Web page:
Today we are taking a break from Friday Potpourri to answer a great comment post by an anonymous reader. It kept me thinking all day and was a topic of discussion last night with some friends in the rectory. Here is the comment if you missed it:
“So I have been scouring your blog this week in hopes there’d be conversation on Syria. Did I miss it? Or is it too new for comment? Are Catholics obliged to follow the Pope’s stance? Should we be fasting on Saturday? Do you have a position? I am still contemplating as you may imagine.”
Truth be told anonymous, I am still contemplating also though that does not keep me from having a strong opinion of my own - though you may be disappointed by it. There is a saying that goes, “Americans are informed just enough to be violent.” It is sad but true that we only know what is going on in Syria through what has been told to us. What the government has released and what the news media has been able to glean and consequently deem newsworthy enough is all we know. I fully believe that a gas attack has taken place, but do I really know anything else? Yet American citizens have serious positions on the matter – but I ask the question: Based on what? Are you willing to stake your soul on your position from the information that you have?
Russia (and Syria) have asked that whatever military action we take, we first demonstrate proof that we are using forces against those who truly deserve it. Pope Francis pleads, “lay aside the futile pursuit of a military solution.” So who is right?
There are two things to consider here: The first is that punishment of this kind rarely works. We may subdue an enemy for a spell but he merely goes and licks his wounds and then comes back after he has regained his strength. Similarly when someone has a complaint against the parish and they come at me with both guns blazing the thought that immediately goes through my head is not, “Oh my gosh! I need to change my position!” That someone believes they can win someone over to their side by being mean amazes me.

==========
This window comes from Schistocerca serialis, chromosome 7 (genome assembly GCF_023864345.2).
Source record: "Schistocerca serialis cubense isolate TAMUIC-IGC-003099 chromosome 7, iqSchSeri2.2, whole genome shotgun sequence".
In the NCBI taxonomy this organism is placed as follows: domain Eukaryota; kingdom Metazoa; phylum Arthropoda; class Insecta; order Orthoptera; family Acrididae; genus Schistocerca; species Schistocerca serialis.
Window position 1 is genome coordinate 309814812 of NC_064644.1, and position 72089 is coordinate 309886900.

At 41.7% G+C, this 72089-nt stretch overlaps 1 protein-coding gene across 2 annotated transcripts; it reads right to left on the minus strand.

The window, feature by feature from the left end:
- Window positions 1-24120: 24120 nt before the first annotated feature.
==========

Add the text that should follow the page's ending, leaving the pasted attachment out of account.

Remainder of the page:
Secondly, in contrast, sometimes people need to be kicked in their cabooty. “We can tolerate this far and we can tolerate no further. If you try this again this is a warning that we will be back. You may not treat human beings this way.”
So there is the ground world of MHO: As civilians we don’t really know anything. Violence to counter violence does not tend to work well. Yet sometimes it is the only resort. So, since we can’t know, we have to have some amount of trust in those who think they do know. But what I do know, and what I have control over, is holding my government accountable for what they do. If an attack is declared in my name as a citizen of the United States and a Catholic, you best have all your ducks in a row, have demonstrated that you have listened to those calling for caution, and have tried every other means first or answer for it.
So, should we fast on Saturday? Absolutely. We should not cease praying for peace, for those who will die if we attack, for those who have already died, for our leaders and the leaders of all nations that the most effective solution to the problem will be found. And then pay attention. Don’t let this fade from your thoughts a week after it is over. Was our president correct in his assessment? If yes, praise him. If not, hold him accountable.